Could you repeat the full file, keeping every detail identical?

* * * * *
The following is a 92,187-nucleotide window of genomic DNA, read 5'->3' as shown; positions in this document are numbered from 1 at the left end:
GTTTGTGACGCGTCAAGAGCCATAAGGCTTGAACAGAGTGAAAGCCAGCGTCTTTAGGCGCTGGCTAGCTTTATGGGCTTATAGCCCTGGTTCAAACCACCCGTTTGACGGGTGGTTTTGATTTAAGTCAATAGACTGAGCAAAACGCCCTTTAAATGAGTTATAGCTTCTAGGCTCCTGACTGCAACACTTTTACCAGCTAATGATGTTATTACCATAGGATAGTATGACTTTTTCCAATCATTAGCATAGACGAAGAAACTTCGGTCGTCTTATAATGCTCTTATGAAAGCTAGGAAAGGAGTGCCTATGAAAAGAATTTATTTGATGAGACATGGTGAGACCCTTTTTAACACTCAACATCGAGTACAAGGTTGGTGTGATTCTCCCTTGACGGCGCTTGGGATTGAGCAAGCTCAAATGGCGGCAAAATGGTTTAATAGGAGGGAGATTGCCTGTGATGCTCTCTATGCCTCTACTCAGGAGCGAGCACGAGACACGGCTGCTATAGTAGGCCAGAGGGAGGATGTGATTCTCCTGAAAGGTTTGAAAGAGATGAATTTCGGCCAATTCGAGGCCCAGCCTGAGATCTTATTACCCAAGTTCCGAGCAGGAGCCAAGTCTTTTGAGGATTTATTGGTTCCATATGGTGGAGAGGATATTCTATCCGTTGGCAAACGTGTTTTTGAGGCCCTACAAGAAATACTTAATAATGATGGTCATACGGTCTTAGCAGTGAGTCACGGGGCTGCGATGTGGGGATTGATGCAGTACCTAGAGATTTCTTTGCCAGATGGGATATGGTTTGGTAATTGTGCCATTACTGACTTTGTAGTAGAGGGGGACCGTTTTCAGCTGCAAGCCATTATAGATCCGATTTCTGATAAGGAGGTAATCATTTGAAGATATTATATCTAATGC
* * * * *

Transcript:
The following is a 92,187-nucleotide window of genomic DNA, read 5'->3' as shown; positions in this document are numbered from 1 at the left end:
GTTTGTGACGCGTCAAGAGCCATAAGGCTTGAACAGAGTGAAAGCCAGCGTCTTTAGGCGCTGGCTAGCTTTATGGGCTTATAGCCCTGGTTCAAACCACCCGTTTGACGGGTGGTTTTGATTTAAGTCAATAGACTGAGCAAAACGCCCTTTAAATGAGTTATAGCTTCTAGGCTCCTGACTGCAACACTTTTACCAGCTAATGATGTTATTACCATAGGATAGTATGACTTTTTCCAATCATTAGCATAGACGAAGAAACTTCGGTCGTCTTATAATGCTCTTATGAAAGCTAGGAAAGGAGTGCCTATGAAAAGAATTTATTTGATGAGACATGGTGAGACCCTTTTTAACACTCAACATCGAGTACAAGGTTGGTGTGATTCTCCCTTGACGGCGCTTGGGATTGAGCAAGCTCAAATGGCGGCAAAATGGTTTAATAGGAGGGAGATTGCCTGTGATGCTCTCTATGCCTCTACTCAGGAGCGAGCACGAGACACGGCTGCTATAGTAGGCCAGAGGGAGGATGTGATTCTCCTGAAAGGTTTGAAAGAGATGAATTTCGGCCAATTCGAGGCCCAGCCTGAGATCTTATTACCCAAGTTCCGAGCAGGAGCCAAGTCTTTTGAGGATTTATTGGTTCCATATGGTGGAGAGGATATTCTATCCGTTGGCAAACGTGTTTTTGAGGCCCTACAAGAAATACTTAATAATGATGGTCATACGGTCTTAGCAGTGAGTCACGGGGCTGCGATGTGGGGATTGATGCAGTACCTAGAGATTTCTTTGCCAGATGGGATATGGTTTGGTAATTGTGCCATTACTGACTTTGTAGTAGAGGGGGACCGTTTTCAGCTGCAAGCCATTATAGATCCGATTTCTGATAAGGAGGTAATCATTTGAAGATATTATATCTAATGC